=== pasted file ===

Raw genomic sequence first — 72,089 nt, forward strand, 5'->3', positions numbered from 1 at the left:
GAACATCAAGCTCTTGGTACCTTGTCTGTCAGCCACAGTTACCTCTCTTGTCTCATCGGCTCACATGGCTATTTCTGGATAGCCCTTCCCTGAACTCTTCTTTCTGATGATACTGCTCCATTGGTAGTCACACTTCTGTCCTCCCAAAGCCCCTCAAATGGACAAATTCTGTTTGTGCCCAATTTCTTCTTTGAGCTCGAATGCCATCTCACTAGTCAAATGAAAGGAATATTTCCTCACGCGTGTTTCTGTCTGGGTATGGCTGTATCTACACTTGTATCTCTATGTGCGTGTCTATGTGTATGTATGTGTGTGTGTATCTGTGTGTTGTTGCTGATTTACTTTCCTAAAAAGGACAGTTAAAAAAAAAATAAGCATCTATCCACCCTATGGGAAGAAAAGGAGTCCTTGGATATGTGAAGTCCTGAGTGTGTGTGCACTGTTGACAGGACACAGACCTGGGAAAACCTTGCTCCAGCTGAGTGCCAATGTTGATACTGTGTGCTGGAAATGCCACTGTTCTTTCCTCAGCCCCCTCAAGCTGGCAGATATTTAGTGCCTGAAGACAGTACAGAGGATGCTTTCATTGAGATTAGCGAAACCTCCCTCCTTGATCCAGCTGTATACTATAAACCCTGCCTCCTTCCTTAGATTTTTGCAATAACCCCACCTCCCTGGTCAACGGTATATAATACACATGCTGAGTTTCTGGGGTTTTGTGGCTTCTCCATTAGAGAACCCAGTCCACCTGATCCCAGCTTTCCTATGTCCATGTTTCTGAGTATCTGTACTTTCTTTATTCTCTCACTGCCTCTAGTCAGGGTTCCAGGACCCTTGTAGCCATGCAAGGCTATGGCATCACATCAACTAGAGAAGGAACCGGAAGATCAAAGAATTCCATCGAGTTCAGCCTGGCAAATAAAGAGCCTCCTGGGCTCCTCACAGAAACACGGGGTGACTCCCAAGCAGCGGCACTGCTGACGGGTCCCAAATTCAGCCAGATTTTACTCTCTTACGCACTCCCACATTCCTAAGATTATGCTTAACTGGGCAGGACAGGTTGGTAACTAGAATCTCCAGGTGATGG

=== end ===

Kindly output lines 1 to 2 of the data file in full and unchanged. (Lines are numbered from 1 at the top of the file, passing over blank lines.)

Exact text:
Raw genomic sequence first — 72,089 nt, forward strand, 5'->3', positions numbered from 1 at the left:
GAACATCAAGCTCTTGGTACCTTGTCTGTCAGCCACAGTTACCTCTCTTGTCTCATCGGCTCACATGGCTATTTCTGGATAGCCCTTCCCTGAACTCTTCTTTCTGATGATACTGCTCCATTGGTAGTCACACTTCTGTCCTCCCAAAGCCCCTCAAATGGACAAATTCTGTTTGTGCCCAATTTCTTCTTTGAGCTCGAATGCCATCTCACTAGTCAAATGAAAGGAATATTTCCTCACGCGTGTTTCTGTCTGGGTATGGCTGTATCTACACTTGTATCTCTATGTGCGTGTCTATGTGTATGTATGTGTGTGTGTATCTGTGTGTTGTTGCTGATTTACTTTCCTAAAAAGGACAGTTAAAAAAAAAATAAGCATCTATCCACCCTATGGGAAGAAAAGGAGTCCTTGGATATGTGAAGTCCTGAGTGTGTGTGCACTGTTGACAGGACACAGACCTGGGAAAACCTTGCTCCAGCTGAGTGCCAATGTTGATACTGTGTGCTGGAAATGCCACTGTTCTTTCCTCAGCCCCCTCAAGCTGGCAGATATTTAGTGCCTGAAGACAGTACAGAGGATGCTTTCATTGAGATTAGCGAAACCTCCCTCCTTGATCCAGCTGTATACTATAAACCCTGCCTCCTTCCTTAGATTTTTGCAATAACCCCACCTCCCTGGTCAACGGTATATAATACACATGCTGAGTTTCTGGGGTTTTGTGGCTTCTCCATTAGAGAACCCAGTCCACCTGATCCCAGCTTTCCTATGTCCATGTTTCTGAGTATCTGTACTTTCTTTATTCTCTCACTGCCTCTAGTCAGGGTTCCAGGACCCTTGTAGCCATGCAAGGCTATGGCATCACATCAACTAGAGAAGGAACCGGAAGATCAAAGAATTCCATCGAGTTCAGCCTGGCAAATAAAGAGCCTCCTGGGCTCCTCACAGAAACACGGGGTGACTCCCAAGCAGCGGCACTGCTGACGGGTCCCAAATTCAGCCAGATTTTACTCTCTTACGCACTCCCACATTCCTAAGATTATGCTTAACTGGGCAGGACAGGTTGGTAACTAGAATCTCCAGGTGATGG